The time of Jesus' death had come. Within 24 hours he would surrender himself, so he gathered his twelve apostles around him and gave to them an act that would interpret the meaning of His death -- for His death was the very reason for His coming to this earth.

He instituted for them, and for us, a memorial of His redemption, which He promised to all mankind.

He took bread, gave thanks, and broke it; and he gave it to them, with the words: This is my body which is given for you. (Luke 22:19)

Then, taking wine into His hands, He said:

Drink from it, all of you. For this is my blood, the blood of the covenant, shed for many for the forgiveness of sins. (Matt. 26:28)

His coming death on the following afternoon was presented to them in a symbolic or unbloody manner. On the cross, He would die by the separating of His blood from His body. This is why He did not consecrate the bread and wine together, but separately, to show the manner of His death.

To His followers, our Lord illustrated what He would be on the Cross the next day -- both Priest and Sacrifice. In the Old Testament, the sacrifice, such as a goat or a sheep, was apart from the priest who offered it.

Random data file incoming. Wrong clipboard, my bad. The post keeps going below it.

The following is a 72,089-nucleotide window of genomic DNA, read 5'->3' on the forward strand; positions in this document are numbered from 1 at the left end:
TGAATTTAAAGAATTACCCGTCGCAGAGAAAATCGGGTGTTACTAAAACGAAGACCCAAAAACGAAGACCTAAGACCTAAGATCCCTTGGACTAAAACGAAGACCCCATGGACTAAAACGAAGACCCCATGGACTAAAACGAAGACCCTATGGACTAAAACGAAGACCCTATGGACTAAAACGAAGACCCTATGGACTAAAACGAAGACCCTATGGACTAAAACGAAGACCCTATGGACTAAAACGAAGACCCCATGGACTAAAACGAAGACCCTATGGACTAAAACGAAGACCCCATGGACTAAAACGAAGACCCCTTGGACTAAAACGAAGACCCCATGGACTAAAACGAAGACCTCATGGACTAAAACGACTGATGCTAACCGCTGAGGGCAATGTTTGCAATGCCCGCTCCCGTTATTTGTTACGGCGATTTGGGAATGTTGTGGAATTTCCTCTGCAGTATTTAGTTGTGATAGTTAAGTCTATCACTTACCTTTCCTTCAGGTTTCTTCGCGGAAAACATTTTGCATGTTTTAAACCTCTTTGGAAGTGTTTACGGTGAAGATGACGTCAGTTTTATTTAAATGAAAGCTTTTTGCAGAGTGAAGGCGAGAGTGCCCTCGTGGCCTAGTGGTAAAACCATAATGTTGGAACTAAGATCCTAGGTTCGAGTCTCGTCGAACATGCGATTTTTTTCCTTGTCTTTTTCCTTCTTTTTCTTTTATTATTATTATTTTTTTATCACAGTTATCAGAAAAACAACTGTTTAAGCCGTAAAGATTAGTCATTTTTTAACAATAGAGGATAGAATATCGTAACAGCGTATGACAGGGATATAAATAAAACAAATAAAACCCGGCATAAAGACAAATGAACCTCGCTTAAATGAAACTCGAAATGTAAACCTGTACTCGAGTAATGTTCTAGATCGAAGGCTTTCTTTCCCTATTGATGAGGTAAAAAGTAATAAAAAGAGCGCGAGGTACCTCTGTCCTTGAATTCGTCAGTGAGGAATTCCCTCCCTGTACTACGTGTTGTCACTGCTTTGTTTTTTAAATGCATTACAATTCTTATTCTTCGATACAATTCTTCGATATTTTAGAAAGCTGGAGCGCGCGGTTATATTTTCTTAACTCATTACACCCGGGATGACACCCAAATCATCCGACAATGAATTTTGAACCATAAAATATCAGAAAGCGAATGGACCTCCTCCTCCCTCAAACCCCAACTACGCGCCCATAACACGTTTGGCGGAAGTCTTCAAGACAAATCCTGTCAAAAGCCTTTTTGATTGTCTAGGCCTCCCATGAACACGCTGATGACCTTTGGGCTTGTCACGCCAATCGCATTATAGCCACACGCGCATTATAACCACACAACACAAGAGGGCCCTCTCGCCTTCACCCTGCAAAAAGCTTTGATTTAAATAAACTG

In this act before his apostles, and on the cross, Jesus, the priest, offered Himself, the sacrifice.

In this way was fulfilled the words of the prophet, Malachi:

From furthest east to furthest west my name is great among the nations. Everywhere fragrant sacrifices and pure gifts are offered in my name; for my name is great among the nations, says the Lord of Hosts. (Mal. 1:11)

Then Jesus gave the Divine command to institute the memorial of His death:

Do this as a memorial of me. (Luke 22:19)

For nearly 2,000 years Christians have been gathering on the first day of every week to commemorate the death, burial and resurrection of Jesus Christ.

In this act we commune with Christ as did the apostles in His presence of His love. We commune with God as we kneel before His presence. We commune with each other as we together partake of this communion.

Through this partaking of the bread and wine we, as Christians, prolong through the centuries the Sacrifice offered for the sins of all the world, so that we, too, might one day share in His glory.